Plenty of people are indeed excited about the prospect of taking their PC game libraries into the living room, and chief among the benefits of doing so is support for the Steam Workshop, Steam's repository for user-created game mods. PC users have held game mods over console-players' heads for as long as the two markets have vied for dominance in the gaming space, and the Steam Box may tip the scales for consumers who are skeptical of the two upcoming next-gen consoles' ability to outpace the growth of PC gaming. Mods provide a means to customize games in exciting and new ways, and in doing so, they enable the community to drastically extend the life of a product by delivering everything from custom characters to complete single-player campaigns, all free of charge.
Of course, Valve wouldn't be able to compete with consoles unless it found a way to integrate multiplayer at a system level as well as Microsoft and Sony have, but in today's SteamOS announcement, it also mentioned the inclusion of Game Hubs, which will let players easily join game groups, form clans, and chat in-game. With that final stroke, there isn't much ground that Valve won't have covered when SteamOS goes live in the near future.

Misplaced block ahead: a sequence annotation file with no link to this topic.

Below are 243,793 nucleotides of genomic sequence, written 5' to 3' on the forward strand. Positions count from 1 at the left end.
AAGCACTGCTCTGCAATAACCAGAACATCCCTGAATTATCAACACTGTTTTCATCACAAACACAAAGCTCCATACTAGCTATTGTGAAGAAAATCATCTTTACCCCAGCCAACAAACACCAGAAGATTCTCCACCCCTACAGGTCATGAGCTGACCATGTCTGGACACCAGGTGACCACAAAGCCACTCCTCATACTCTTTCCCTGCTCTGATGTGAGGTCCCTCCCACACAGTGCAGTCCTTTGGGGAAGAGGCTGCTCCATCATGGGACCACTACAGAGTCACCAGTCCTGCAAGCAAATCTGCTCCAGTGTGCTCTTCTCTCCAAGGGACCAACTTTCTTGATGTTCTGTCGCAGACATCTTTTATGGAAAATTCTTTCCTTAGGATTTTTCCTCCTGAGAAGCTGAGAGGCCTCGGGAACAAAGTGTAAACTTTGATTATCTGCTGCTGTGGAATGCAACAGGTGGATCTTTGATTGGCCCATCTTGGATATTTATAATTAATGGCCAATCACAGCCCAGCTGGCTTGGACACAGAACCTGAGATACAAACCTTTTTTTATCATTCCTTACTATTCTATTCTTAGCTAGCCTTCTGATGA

Perhaps the most exciting aspect of a Steam Box is the proposition of family sharing, a feature that will let people play games owned by other family members and, potentially, a select number of friends. Only one person at a time can use games from a distinct account, but support for account-specific game saves, in the cloud no less, makes family sharing something more than an official means to grant account permissions to numerous devices. Microsoft had a similar plan for the Xbox One, although it was retracted once the company altered its stance on DRM for its future console.
Where exactly Valve is headed is still anyone's guess, though it's likely the two remaining announcements this week, coming this Wednesday and Friday, will shed light on the future of its latest venture. It's certainly an exciting time for players, and perhaps scary for console manufacturers with hard street dates for static hardware looming overhead. If anything, Valve continues to ignite fires in the PC market, and if it has its way, the pillars of console gaming will have no choice but to react in someway to a successful Steam Box should one, or many, bring PC gaming to the living room in the near future.